So how do you determine a reasonable amount of money to set aside?  Unless you know that you have some dependable money coming in on a regular basis, you will do well to assume that you will have little income for your first year.  What will be your cost of living for the year?  Don't skip anything here: house or land payments; property taxes; auto insurance; home insurance (which you will be required to carry if you are making payments on your property); the groceries you won't be growing yourself; school clothes and supplies if there are kids with you; medical insurance premiums if you are so inclined; gas and car expenses.  All this, of course, added to the amount of money it will take to accomplish your first-year goals on the homestead.

     Will you need to build, remodel, or finish your home or any other structures in your plans?  If you haven't already accumulated most of your materials and equipment before your move, what will it cost to buy them?  And if you're building a house, don't forget those things that you will have to hire out, like road-building, grading, well-drilling, et cetera.

     If you're one of the lucky ones who has a home-with-equity to sell before making your move, that money could possibly build your new house and give you a good start.

     After you carefully compile your list of anticipated expenses, add it up and then—you're gonna love this—double it.  This may seem a little extreme, but it isn't.  Unless you are the Big Exception, you will need twice as much money as you thought you would.  In addition to higher prices there will always be unanticipated expenses, so to rely simply on the list of expenses you're already sure of is unrealistic, at best.  We can't stress it enough:  Having to pack it in because you ran out of money is the worst kind of bummer.  That could well be a year-before mantra.  It's that important.

     If it turns out that you are, in fact, the Big Exception, then you'll have a good start toward your retirement fund!

     What worked for us was to get most of the expenses out of the way during the planning year, while we still had a reliable income and while we were in a better position to shop for the best prices on the stuff we knew we would be needing.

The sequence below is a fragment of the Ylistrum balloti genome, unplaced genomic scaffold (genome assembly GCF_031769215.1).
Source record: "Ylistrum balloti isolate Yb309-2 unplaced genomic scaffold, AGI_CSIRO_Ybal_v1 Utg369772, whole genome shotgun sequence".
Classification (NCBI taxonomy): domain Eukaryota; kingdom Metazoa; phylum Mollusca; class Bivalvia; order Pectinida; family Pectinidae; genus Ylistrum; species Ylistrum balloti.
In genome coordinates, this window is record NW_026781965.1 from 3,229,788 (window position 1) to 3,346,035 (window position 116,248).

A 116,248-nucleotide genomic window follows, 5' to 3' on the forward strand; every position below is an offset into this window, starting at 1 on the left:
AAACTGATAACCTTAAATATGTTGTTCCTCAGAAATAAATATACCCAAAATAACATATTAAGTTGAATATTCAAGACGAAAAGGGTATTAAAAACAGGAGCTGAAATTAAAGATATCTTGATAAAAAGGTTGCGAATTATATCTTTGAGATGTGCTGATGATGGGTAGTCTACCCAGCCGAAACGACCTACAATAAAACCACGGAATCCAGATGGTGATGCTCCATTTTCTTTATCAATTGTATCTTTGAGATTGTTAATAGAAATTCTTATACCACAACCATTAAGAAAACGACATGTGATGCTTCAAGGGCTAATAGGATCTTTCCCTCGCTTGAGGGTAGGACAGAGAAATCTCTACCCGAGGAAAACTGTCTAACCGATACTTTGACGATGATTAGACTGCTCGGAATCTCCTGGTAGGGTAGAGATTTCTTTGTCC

It takes money to live, even on a self-sufficient homestead.  If your goal of self-sufficiency includes providing for your every need on the premises, you'll need money to get to that position.  Preparing land, building necessary outbuildings, drilling a well, putting up fencing... it all costs money.  If you're lucky enough to already have a home-business or shop that you need only to move into existing buildings, you're that far ahead.

     Plan your move very carefully, and allow yourself a cushion for the unexpected.  One of our big survival skills was—and still is—keeping lists of everything!  Starting right now, begin some lists.  Every time you think of something you feel you'll be needing, write it down.  Lists somehow make things more real.  They're so much more tangible than just carrying around a lot of fantasies and random thoughts in your head.

     After the first year on the homestead, you will have a pretty good feel for what kind of income you will need to keep your place going smoothly.  If you have built your homestead around the concept of maximum independence, you might need very little.  If you are going to be dependent on the outside world for a sizable portion of your needs, you will likely need much more.  You will have to decide how to balance the trade-off.

     To conclude, we cannot stress too much:  Money does matter.  Finances and togetherness are the cornerstones of a successful homestead adventure.  With both intact, success is virtually assured. 

~~~~~~~~~

     This article was partly excerpted from The Modern Homestead Manual, Revisited by Skip Thomsen